First, we can attend presbytery regularly (along with the allowed number of ruling elders [REs]). Then we give our congregation a report on the actions of presbytery. Did the presbytery take candidates under care? Did the presbytery license or ordain a man to ministry? Is the presbytery planting a church? Were decisions made at presbytery that will affect our congregation? It will benefit the congregation to know these things, to remind the congregation that they are connected to other congregations with similar goals.
At the congregational level, there is not much difference between a congregational church and a Presbyterian Church in America (PCA) church. Congregational churches are often ruled by a board of elders, elected from among the members, which is also the case with Presbyterian churches. But, as far as church government goes, that is where the similarity ends. Presbyterians hold to the idea of a connectionalism through graded church courts. The “courts” language is unfortunate, as it gives a certain twist to the meaning of those bodies, and their purposes, that is not intended in the name. But that is a consideration for another post.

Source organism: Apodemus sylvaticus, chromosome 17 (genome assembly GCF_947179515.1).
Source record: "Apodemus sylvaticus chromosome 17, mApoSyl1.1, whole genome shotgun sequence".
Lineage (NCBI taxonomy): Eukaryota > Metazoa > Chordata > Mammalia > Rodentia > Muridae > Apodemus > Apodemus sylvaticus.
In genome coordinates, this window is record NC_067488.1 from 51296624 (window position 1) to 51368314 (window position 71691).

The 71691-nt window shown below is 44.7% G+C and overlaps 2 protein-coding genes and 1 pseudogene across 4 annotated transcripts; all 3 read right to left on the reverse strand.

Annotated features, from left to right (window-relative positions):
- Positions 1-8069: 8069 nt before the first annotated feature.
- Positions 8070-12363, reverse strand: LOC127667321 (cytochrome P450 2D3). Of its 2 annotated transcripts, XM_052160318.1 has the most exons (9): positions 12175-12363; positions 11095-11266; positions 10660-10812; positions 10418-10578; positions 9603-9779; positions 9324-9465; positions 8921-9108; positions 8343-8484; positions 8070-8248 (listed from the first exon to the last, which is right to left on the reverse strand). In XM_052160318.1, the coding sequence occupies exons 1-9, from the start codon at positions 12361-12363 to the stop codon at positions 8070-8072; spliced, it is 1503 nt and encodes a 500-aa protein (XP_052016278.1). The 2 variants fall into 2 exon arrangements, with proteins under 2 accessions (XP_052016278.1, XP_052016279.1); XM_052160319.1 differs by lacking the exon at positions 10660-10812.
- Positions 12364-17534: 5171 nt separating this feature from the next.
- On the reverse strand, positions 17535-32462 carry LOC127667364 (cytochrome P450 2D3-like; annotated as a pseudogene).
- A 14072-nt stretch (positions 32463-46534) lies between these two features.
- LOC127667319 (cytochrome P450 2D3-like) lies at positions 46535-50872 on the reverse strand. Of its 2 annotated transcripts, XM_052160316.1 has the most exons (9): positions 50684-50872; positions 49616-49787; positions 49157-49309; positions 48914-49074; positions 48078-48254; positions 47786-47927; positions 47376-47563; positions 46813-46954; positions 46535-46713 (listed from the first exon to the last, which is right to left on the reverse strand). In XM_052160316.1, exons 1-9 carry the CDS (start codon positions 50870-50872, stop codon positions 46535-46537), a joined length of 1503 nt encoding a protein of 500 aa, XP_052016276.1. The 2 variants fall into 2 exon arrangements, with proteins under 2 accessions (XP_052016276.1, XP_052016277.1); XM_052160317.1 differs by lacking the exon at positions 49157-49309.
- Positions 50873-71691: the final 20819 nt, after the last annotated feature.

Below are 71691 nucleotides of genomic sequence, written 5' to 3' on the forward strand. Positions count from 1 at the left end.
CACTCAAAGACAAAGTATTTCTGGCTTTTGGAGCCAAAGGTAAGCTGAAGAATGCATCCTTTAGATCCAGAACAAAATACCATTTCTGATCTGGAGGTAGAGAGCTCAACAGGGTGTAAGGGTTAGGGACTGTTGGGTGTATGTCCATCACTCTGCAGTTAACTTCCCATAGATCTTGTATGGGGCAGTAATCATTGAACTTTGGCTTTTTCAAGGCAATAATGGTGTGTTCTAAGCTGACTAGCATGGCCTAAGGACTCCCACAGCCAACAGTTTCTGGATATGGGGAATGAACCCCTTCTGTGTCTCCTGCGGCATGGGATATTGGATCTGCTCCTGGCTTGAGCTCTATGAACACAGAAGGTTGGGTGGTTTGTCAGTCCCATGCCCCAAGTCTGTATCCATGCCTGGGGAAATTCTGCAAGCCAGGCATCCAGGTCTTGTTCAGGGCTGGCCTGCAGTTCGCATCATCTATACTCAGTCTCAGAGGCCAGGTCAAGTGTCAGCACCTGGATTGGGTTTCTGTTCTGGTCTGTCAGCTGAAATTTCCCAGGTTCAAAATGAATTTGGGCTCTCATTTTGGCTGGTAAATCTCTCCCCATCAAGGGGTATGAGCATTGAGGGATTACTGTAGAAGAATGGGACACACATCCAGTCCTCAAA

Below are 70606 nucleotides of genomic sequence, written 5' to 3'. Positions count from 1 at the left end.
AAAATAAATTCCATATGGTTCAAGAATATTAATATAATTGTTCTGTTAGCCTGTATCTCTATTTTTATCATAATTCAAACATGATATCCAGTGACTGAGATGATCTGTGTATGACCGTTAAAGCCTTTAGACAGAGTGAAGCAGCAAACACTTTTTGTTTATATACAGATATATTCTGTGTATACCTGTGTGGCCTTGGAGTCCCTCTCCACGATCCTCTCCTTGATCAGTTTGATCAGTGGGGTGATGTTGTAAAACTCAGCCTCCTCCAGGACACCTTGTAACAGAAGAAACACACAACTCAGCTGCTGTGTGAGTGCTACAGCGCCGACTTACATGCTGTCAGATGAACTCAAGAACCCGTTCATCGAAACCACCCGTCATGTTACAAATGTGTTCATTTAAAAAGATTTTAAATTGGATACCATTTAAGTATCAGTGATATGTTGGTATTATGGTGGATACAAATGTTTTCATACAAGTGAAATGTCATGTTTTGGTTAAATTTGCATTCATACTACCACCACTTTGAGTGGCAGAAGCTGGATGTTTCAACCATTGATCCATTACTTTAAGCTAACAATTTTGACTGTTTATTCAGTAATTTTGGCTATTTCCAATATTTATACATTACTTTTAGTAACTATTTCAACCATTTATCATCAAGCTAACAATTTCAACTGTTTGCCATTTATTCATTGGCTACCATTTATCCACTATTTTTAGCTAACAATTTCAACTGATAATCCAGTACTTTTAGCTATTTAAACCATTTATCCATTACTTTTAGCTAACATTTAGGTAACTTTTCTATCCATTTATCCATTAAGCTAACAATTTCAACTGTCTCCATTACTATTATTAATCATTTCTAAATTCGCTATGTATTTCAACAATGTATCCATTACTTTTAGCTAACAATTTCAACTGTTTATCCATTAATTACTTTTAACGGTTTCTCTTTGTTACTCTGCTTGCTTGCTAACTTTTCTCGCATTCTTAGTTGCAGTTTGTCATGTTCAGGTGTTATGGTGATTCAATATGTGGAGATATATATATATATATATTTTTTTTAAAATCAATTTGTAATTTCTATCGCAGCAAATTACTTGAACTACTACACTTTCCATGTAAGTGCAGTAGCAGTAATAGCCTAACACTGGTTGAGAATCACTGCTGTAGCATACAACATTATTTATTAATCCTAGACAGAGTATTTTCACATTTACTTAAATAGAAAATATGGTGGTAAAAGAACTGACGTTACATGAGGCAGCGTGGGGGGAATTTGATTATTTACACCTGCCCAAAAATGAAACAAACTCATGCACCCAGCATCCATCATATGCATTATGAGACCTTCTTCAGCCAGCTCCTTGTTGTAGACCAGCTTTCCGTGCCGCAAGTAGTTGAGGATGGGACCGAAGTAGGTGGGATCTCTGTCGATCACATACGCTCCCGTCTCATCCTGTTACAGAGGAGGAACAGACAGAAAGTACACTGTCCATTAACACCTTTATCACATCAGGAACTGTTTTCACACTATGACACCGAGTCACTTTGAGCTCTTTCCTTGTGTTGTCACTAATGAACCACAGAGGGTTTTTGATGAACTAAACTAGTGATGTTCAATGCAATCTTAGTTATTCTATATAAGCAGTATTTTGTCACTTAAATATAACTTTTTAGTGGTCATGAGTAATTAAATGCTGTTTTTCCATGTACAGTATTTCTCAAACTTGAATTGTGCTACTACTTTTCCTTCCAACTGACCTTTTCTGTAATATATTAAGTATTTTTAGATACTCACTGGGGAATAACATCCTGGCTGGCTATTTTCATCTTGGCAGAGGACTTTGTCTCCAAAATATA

Churches - Churches - Identity - Churches - Congregations
Unlike congregational churches, Presbyterian churches are partially defined by their identity as “connectional” churches, that is, congregations of the same denomination are vitally connected through the church courts. In the PCA, the session is the court of the congregation. The presbytery is the court of the churches in a defined area. The General Assembly (GA) is the court of the denomination as a whole. The difference between these courts and, for example, the Southern Baptist Convention and the SB Conventions in the various states is that decisions of the higher courts are determinative for the policies and practices of the lower courts. In other words, a decision by the presbytery affects all the congregations in...
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